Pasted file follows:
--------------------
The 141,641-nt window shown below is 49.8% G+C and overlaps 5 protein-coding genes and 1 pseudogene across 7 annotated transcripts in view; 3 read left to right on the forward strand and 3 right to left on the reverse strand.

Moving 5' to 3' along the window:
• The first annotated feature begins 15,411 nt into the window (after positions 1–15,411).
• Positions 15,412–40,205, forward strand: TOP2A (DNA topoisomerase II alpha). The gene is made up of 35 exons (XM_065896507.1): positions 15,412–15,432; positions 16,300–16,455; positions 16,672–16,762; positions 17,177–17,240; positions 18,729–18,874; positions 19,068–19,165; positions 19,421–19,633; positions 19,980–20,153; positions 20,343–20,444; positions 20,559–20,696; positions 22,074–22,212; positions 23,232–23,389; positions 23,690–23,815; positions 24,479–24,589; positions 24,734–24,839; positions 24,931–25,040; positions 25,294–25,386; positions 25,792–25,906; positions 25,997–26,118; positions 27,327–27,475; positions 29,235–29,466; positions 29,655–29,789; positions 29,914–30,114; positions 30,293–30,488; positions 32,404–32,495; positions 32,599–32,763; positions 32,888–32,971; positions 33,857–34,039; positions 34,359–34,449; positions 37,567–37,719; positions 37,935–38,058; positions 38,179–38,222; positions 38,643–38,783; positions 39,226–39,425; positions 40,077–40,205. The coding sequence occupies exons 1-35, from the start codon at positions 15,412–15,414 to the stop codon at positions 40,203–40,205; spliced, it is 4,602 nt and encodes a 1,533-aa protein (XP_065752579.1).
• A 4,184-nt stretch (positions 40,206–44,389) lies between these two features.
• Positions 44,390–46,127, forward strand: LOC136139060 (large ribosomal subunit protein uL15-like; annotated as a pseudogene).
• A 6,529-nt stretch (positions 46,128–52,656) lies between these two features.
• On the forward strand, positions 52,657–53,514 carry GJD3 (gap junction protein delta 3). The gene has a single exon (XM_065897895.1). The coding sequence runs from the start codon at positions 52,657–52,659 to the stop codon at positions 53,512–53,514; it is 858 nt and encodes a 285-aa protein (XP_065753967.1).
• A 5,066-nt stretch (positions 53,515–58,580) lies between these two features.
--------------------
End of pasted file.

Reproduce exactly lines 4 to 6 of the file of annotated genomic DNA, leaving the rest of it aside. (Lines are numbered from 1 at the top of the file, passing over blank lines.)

• Positions 15,412–40,205, forward strand: TOP2A (DNA topoisomerase II alpha). The gene is made up of 35 exons (XM_065896507.1): positions 15,412–15,432; positions 16,300–16,455; positions 16,672–16,762; positions 17,177–17,240; positions 18,729–18,874; positions 19,068–19,165; positions 19,421–19,633; positions 19,980–20,153; positions 20,343–20,444; positions 20,559–20,696; positions 22,074–22,212; positions 23,232–23,389; positions 23,690–23,815; positions 24,479–24,589; positions 24,734–24,839; positions 24,931–25,040; positions 25,294–25,386; positions 25,792–25,906; positions 25,997–26,118; positions 27,327–27,475; positions 29,235–29,466; positions 29,655–29,789; positions 29,914–30,114; positions 30,293–30,488; positions 32,404–32,495; positions 32,599–32,763; positions 32,888–32,971; positions 33,857–34,039; positions 34,359–34,449; positions 37,567–37,719; positions 37,935–38,058; positions 38,179–38,222; positions 38,643–38,783; positions 39,226–39,425; positions 40,077–40,205. The coding sequence occupies exons 1-35, from the start codon at positions 15,412–15,414 to the stop codon at positions 40,203–40,205; spliced, it is 4,602 nt and encodes a 1,533-aa protein (XP_065752579.1).
• A 4,184-nt stretch (positions 40,206–44,389) lies between these two features.
• Positions 44,390–46,127, forward strand: LOC136139060 (large ribosomal subunit protein uL15-like; annotated as a pseudogene).